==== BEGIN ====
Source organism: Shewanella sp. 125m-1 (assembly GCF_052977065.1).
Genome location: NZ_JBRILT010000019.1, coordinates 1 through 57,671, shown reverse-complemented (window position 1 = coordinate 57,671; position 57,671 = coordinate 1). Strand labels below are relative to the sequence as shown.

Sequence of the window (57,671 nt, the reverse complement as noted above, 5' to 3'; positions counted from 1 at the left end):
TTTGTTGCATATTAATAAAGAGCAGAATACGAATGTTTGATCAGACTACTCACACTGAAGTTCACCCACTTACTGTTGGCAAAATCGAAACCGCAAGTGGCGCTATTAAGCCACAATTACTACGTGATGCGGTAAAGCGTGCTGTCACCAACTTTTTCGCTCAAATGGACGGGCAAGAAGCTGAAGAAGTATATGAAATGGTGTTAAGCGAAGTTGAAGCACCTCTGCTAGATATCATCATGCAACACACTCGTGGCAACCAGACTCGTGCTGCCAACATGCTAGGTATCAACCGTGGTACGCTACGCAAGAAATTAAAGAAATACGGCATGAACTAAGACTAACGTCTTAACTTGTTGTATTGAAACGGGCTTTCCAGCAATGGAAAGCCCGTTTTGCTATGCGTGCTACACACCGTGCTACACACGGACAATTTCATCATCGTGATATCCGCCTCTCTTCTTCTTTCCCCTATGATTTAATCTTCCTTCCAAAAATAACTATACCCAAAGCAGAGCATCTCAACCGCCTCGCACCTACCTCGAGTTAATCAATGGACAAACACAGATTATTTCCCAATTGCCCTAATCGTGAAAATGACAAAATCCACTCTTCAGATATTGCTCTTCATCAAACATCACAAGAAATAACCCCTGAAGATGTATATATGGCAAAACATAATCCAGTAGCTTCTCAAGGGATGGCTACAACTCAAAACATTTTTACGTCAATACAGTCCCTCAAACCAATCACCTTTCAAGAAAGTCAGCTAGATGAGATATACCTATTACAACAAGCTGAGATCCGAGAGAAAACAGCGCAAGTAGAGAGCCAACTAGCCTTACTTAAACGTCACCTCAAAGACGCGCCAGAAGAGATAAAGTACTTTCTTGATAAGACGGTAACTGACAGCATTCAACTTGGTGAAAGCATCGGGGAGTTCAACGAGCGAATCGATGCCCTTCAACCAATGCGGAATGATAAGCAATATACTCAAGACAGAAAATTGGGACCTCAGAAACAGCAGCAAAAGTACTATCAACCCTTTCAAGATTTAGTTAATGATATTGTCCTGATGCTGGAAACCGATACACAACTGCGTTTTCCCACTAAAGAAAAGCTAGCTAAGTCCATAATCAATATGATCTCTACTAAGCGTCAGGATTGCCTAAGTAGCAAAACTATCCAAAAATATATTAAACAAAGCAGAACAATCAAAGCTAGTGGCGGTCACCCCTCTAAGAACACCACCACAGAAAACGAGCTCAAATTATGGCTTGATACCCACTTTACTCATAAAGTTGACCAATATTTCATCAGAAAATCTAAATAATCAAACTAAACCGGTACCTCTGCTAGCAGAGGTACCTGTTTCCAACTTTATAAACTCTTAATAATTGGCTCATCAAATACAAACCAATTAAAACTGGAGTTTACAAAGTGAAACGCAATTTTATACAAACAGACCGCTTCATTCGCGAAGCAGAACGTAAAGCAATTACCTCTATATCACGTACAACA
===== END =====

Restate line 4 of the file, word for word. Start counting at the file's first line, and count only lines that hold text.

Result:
TTTGTTGCATATTAATAAAGAGCAGAATACGAATGTTTGATCAGACTACTCACACTGAAGTTCACCCACTTACTGTTGGCAAAATCGAAACCGCAAGTGGCGCTATTAAGCCACAATTACTACGTGATGCGGTAAAGCGTGCTGTCACCAACTTTTTCGCTCAAATGGACGGGCAAGAAGCTGAAGAAGTATATGAAATGGTGTTAAGCGAAGTTGAAGCACCTCTGCTAGATATCATCATGCAACACACTCGTGGCAACCAGACTCGTGCTGCCAACATGCTAGGTATCAACCGTGGTACGCTACGCAAGAAATTAAAGAAATACGGCATGAACTAAGACTAACGTCTTAACTTGTTGTATTGAAACGGGCTTTCCAGCAATGGAAAGCCCGTTTTGCTATGCGTGCTACACACCGTGCTACACACGGACAATTTCATCATCGTGATATCCGCCTCTCTTCTTCTTTCCCCTATGATTTAATCTTCCTTCCAAAAATAACTATACCCAAAGCAGAGCATCTCAACCGCCTCGCACCTACCTCGAGTTAATCAATGGACAAACACAGATTATTTCCCAATTGCCCTAATCGTGAAAATGACAAAATCCACTCTTCAGATATTGCTCTTCATCAAACATCACAAGAAATAACCCCTGAAGATGTATATATGGCAAAACATAATCCAGTAGCTTCTCAAGGGATGGCTACAACTCAAAACATTTTTACGTCAATACAGTCCCTCAAACCAATCACCTTTCAAGAAAGTCAGCTAGATGAGATATACCTATTACAACAAGCTGAGATCCGAGAGAAAACAGCGCAAGTAGAGAGCCAACTAGCCTTACTTAAACGTCACCTCAAAGACGCGCCAGAAGAGATAAAGTACTTTCTTGATAAGACGGTAACTGACAGCATTCAACTTGGTGAAAGCATCGGGGAGTTCAACGAGCGAATCGATGCCCTTCAACCAATGCGGAATGATAAGCAATATACTCAAGACAGAAAATTGGGACCTCAGAAACAGCAGCAAAAGTACTATCAACCCTTTCAAGATTTAGTTAATGATATTGTCCTGATGCTGGAAACCGATACACAACTGCGTTTTCCCACTAAAGAAAAGCTAGCTAAGTCCATAATCAATATGATCTCTACTAAGCGTCAGGATTGCCTAAGTAGCAAAACTATCCAAAAATATATTAAACAAAGCAGAACAATCAAAGCTAGTGGCGGTCACCCCTCTAAGAACACCACCACAGAAAACGAGCTCAAATTATGGCTTGATACCCACTTTACTCATAAAGTTGACCAATATTTCATCAGAAAATCTAAATAATCAAACTAAACCGGTACCTCTGCTAGCAGAGGTACCTGTTTCCAACTTTATAAACTCTTAATAATTGGCTCATCAAATACAAACCAATTAAAACTGGAGTTTACAAAGTGAAACGCAATTTTATACAAACAGACCGCTTCATTCGCGAAGCAGAACGTAAAGCAATTACCTCTATATCACGTACAACA